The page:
Most observers of the rapid evolution of Pakistan’s political order called the June 5 swearing-in of Mian Nawaz Sharif as prime minister a historical moment. It was historic not because Sharif took office for an unparalleled third term. What was most heartening was the fact that an elected government was able to complete its full five-year term in office. The elections held on May 11 set the stage for the peaceful transfer of power from a coalition administration dominated by the PPP to a government that will be run by the PML-N. The prime minister’s party had won enough seats in the national assembly to manage without the support of any other political group.
But there were other reasons why history was made on June 5. The transfer of power that took place was from an all-powerful president who had governed without constitutional authority to a prime minister who promised to be fully responsible to the elected parliament. There was considerable significance of this transfer for Pakistan’s political development. For most of Pakistan’s nearly 66-year history, the country was ruled by leaders who were predisposed towards authoritarianism. That was to be expected of the four military presidents who held power for a total of 32 years, a bit less than one-half of Pakistan’s history as an independent state. Even when the civilians ruled, they continued the practice of ‘strong-man’ rule, often exercising authority that went beyond that permitted by the Constitution. The man who set that tradition was Zulfikar Ali Bhutto, the author of the 1973 Constitution.
From some of the early signals that Prime Minister Sharif sent out, it appears that he is likely to seek cooperation not only from his cabinet but also from other parties, some of which have a significant presence in the provincial assembles. He showed statesmanship in letting Imran Khan’s PTI and the Baloch-dominated National Party to manage the administrations of the provinces of Khyber-Pakhtunkhwa and Balochistan respectively. He could have made a play for power even in these provinces but chose to let the smaller parties rule with the help of broad coalitions.
With so much power concentrated in the hands of the president during the Zardari period, the economy was managed individualistically rather than collectively. Most important appointments were made by the president who chose his friends and cronies to manage important state-owned enterprises and regulatory agencies. This resulted in enormous amounts of corruption and mismanagement of public funds. The severe energy shortage that took a heavy toll on the economy was partly the result of rampant corruption that affected the entire electricity system. State-owned enterprises such as PIA, the Railways, and the Pakistan Steel Mills were driven towards bankruptcy. They were frequently bailed out by the government, increasing the burden on the already stretched budget. They were used as the ‘employers of first resort’ to provide jobs to relatives, friends and party workers. The country paid a heavy economic price for these misdeeds and eventually it cost the PPP the election. The promise of good governance and control on corruption was the main reason why almost 60 per cent of the electorate voted, 20 percentage points more than what was the norm for the country. The people were desperate for change and it appears that they will not be disappointed.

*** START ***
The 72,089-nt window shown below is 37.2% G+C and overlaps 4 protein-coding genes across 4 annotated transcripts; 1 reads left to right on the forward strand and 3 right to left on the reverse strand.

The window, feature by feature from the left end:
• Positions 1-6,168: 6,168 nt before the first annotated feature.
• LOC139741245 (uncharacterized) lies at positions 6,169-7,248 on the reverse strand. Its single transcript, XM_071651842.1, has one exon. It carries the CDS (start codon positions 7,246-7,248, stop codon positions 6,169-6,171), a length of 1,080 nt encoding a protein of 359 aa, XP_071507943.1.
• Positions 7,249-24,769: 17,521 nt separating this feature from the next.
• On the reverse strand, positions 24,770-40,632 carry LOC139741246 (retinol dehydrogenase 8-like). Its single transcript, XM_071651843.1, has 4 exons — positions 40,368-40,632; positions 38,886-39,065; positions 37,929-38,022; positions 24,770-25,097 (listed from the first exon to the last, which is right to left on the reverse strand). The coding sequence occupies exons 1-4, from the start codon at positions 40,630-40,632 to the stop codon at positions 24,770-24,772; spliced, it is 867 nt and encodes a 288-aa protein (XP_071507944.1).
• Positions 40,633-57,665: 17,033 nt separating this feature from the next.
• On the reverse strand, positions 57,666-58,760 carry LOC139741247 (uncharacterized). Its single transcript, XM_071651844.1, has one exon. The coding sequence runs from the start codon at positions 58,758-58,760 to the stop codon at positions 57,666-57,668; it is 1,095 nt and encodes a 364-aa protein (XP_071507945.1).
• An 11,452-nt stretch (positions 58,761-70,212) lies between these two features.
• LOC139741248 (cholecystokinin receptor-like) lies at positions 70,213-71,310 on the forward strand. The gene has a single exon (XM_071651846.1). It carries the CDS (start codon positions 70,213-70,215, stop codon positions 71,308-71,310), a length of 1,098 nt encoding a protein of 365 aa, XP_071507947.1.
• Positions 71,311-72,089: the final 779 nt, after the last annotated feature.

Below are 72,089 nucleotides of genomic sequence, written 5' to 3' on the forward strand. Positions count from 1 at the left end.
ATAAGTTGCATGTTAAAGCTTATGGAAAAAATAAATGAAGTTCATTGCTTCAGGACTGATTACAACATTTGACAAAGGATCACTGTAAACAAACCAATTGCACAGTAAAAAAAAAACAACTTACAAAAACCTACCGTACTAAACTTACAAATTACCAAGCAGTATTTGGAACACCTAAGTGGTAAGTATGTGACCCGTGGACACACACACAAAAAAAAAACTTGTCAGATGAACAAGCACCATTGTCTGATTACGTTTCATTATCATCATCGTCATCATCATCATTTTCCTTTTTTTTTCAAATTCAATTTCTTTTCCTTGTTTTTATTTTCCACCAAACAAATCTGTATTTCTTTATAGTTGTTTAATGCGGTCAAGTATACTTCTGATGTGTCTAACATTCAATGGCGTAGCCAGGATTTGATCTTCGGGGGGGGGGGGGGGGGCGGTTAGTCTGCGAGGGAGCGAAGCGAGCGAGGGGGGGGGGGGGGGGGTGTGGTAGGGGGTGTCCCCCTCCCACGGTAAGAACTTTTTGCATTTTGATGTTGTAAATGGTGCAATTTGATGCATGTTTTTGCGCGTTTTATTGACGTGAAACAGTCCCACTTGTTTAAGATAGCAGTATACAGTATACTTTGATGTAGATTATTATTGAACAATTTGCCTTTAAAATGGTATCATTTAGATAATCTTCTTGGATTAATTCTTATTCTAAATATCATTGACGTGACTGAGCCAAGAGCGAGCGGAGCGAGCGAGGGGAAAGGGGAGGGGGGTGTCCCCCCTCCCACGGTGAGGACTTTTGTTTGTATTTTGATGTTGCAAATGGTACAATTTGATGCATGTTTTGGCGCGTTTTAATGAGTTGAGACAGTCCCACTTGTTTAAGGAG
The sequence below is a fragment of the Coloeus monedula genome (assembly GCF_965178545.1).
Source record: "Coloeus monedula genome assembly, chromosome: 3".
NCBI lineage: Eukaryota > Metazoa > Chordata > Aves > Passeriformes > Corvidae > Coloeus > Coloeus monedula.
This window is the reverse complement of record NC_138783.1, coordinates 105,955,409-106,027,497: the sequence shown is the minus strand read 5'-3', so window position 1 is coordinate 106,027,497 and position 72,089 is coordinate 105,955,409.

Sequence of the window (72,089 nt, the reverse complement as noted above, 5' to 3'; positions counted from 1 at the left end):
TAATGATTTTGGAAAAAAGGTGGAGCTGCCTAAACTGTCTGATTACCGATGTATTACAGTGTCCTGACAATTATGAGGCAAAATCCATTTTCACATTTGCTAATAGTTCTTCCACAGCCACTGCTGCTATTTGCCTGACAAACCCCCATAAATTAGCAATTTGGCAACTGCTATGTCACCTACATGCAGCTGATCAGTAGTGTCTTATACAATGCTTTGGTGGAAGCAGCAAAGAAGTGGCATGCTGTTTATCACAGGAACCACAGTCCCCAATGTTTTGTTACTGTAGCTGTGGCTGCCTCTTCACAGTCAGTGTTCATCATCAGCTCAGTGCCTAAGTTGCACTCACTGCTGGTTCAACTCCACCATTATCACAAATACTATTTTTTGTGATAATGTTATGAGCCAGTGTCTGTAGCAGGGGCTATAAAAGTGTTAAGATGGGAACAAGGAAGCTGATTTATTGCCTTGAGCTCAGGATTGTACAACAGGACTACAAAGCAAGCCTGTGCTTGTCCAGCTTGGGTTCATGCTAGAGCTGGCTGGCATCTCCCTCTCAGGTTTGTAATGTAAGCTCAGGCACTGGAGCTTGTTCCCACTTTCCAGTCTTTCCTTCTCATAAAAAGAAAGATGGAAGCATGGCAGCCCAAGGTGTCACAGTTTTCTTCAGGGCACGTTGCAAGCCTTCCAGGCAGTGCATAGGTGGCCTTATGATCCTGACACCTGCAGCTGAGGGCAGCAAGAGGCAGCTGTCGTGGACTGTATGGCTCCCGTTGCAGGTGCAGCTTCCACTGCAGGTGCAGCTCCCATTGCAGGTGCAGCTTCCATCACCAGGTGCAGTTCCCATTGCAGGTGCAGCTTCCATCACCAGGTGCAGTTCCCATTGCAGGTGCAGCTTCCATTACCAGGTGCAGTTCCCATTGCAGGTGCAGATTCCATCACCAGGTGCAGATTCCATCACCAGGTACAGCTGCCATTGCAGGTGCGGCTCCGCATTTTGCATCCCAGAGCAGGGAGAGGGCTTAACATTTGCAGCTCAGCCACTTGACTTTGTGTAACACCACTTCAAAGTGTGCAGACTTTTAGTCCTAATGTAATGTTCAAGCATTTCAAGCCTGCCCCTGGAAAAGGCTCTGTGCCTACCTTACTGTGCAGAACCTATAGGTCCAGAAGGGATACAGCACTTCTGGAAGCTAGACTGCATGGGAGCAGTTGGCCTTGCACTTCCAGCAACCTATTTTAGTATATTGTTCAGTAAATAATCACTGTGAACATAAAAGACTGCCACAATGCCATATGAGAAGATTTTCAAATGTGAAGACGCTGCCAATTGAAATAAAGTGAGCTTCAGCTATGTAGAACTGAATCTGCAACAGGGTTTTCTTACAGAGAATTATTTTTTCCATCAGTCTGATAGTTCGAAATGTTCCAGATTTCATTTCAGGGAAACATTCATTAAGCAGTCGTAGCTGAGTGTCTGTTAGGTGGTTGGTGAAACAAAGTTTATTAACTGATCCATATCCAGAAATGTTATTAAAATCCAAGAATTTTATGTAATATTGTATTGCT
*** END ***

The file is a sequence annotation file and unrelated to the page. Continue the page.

Nawaz Sharif is likely to run a relatively clean government and will also work to better the economy rather than seek personal gratification. To prepare his first major address to the nation, he appointed a number of working groups to suggest what he should say and do once he was sworn in as prime minister. In his speech to the National Assembly after having been elected the leader of the house, he said he could not promise to quickly resolve all the problems the country faced but he vowed to promote the culture of transparency. “My government will not tolerate any form of corruption” he told the newly elected legislators as they thumped their desks in approval.
Another reason why this was a historic moment for Pakistan’s political development was that the country will have to be run as a federation of four provinces rather than managed entirely from Islamabad. The credit for bringing the federal form of governance goes to President Asif Ali Zardari who allowed the passage of the sweeping Eighteenth Amendment. It not only cleansed the basic law of the many aberrations introduced by two military leaders — Generals Ziaul Haq and Pervez Musharraf — there were two important changes made by the amendment. It shifted the location of power from the presidency to the office of the prime minister. This move, as already indicated, was thwarted by President Zardari by continuing to hold power in his hands. He did that by dominating the PPP and appointing weak prime ministers.
The amendment also transferred numerous functions from the central government to provincial administrations. Resources needed to carry out this devolved authority were provided by the National Finance Commission Award announced in late 2009, a few months ahead of the passage of the amendment. History, in other words, was made in many different ways, not just because of the peaceful transfer of power from one elected government to another. The new Pakistan will be run as a federation, by federal and provincial governments acting not on the whims of the leader but by being responsible to the elected assemblies, and by operating within legally established norms. If this comes about, history would indeed have been made.
Published in The Express Tribune, June 17th, 2013.
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